how united are they and is the risk that france could veto a deal if it does not like what it sees in front of it? judy: it's very difficult to say. hasresent, president macron taken a hard line because the negotiations have dragged on. i think france has lost in off a lot of patience on this. also it does not seem that clear-cut. you think, is it good cop and bad cop being played out with these member states? perhaps berlin is slightly hiding behind paris to do the mayh rhetoric, while berlin be wanting to give a little bit of edge. you want to be careful. think moment, i don't anyone is in a position to veto for either side. actually, the ball is in boris
johnson's court in some ways. alix: hmm. if the ball is in boris is negativeurt, rates in the cards? think negative rates is in the cards. if you look at the last em statement, it was not mentioned. in sweden, we saw it in new zealand. there are three tests for the boe on buying and i don't think any have been satisfied yet. qey will just wrote to the root for now. guy: judy, your sense of talking to people in berlin, is europe prepared to pay the short-term
price? all indications are they do not want the single market underlined. they would rather deal with britain. but is there a sense now that the pain is coming towards germany in particular and there's an awful lot going to the united kingdom. is germany prepared to pay that now? : angela merkel certainly has a lot on her plate. berlin,it is paris or they do not know where they stand with boris johnson. back and forth. it is such a tiny percentage of the gdp -- it's a minnow, frankly, fishing.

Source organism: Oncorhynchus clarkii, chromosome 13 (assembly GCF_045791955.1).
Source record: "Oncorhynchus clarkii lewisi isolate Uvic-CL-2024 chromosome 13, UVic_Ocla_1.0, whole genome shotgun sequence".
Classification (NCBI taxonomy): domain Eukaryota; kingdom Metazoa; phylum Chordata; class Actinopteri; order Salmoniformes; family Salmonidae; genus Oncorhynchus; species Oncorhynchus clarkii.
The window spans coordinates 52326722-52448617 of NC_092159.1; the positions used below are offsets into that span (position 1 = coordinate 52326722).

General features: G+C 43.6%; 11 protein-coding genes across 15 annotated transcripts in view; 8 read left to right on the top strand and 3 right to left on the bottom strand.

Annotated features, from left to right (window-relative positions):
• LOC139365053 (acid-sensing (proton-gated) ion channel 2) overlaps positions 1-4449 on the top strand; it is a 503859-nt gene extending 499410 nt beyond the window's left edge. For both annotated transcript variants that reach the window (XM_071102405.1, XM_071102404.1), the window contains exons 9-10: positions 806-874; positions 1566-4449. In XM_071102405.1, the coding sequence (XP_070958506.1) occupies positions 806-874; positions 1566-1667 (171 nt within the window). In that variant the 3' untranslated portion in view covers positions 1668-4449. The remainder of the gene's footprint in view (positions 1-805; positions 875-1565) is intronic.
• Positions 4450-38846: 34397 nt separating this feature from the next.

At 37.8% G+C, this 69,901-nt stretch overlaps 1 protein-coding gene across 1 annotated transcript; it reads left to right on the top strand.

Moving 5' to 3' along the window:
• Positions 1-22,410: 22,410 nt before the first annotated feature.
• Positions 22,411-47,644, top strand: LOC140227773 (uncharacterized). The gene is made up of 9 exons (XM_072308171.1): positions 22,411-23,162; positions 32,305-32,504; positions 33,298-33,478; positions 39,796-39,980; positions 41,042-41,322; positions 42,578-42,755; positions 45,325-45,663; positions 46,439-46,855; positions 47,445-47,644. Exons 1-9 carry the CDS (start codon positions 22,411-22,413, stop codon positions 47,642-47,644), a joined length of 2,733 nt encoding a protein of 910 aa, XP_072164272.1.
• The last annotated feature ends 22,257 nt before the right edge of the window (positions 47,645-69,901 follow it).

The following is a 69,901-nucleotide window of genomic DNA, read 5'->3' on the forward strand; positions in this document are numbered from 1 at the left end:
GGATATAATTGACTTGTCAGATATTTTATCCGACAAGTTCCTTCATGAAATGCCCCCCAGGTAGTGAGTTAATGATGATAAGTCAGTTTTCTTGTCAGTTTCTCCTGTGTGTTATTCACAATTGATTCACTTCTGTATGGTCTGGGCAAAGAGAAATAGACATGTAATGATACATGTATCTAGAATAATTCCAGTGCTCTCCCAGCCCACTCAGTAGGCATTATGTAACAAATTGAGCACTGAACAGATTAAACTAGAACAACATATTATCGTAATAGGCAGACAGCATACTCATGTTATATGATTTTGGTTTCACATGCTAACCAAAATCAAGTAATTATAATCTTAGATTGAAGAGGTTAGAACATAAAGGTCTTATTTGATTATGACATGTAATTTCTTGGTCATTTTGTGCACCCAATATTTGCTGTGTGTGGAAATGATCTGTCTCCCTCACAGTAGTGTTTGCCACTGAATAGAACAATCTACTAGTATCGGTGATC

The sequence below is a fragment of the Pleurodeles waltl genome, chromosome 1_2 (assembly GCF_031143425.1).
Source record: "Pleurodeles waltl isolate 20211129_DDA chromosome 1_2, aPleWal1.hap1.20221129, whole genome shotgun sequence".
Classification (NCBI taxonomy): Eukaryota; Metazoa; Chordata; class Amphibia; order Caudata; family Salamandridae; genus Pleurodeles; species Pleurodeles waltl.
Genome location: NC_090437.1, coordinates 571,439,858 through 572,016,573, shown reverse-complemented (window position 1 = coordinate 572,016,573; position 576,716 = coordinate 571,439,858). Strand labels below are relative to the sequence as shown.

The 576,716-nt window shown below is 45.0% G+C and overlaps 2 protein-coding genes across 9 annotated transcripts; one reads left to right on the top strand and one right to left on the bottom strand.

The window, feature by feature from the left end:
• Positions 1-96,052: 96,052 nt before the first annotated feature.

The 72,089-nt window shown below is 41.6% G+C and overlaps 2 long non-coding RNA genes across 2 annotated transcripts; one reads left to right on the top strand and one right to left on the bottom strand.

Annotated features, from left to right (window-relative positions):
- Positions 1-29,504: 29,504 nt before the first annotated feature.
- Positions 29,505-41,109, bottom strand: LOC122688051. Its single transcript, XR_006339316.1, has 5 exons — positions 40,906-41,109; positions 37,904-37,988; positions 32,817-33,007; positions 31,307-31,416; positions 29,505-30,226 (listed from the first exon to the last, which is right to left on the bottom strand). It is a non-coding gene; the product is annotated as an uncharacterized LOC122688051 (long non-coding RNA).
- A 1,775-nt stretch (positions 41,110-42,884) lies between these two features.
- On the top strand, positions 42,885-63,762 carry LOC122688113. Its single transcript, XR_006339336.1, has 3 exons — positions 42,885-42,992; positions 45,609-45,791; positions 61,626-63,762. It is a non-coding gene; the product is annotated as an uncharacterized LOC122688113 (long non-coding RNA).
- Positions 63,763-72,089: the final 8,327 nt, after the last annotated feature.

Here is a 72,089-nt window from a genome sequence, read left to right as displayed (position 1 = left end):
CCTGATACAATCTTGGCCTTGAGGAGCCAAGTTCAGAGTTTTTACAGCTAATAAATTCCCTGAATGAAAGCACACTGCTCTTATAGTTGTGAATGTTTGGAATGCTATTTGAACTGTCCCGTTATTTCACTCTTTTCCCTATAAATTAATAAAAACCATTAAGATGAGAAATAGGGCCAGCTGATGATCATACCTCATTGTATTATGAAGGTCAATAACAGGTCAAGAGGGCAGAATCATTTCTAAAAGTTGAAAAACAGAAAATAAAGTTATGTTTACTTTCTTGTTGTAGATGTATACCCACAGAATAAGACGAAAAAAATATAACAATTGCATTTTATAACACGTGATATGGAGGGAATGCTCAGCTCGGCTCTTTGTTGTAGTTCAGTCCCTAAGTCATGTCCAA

-- i go back to my position the level playing field element -- i think the pandemic has jolted germany. you have to depend on britain and the brexit negotiations for this to happen is, i think, shortsighted. guy: ok, we will leave it there. judy.yu, are hungary and poland? going to continue with their budget talks? ? this is bloomberg. ♪
alix: this is "bloomberg markets: european close." angary and poland staring at ultimatum with the eu. they could risk losing billions in aid. joining us from brussels, maria -- what are poland and hungary andly to do -- act to do what is the workaround the eu is looking at? is key is the european union is flexing its muscles and we heard from diplomats who is thisd the plan b is something they are really going to look into? this really increases the urbanre on irvine and --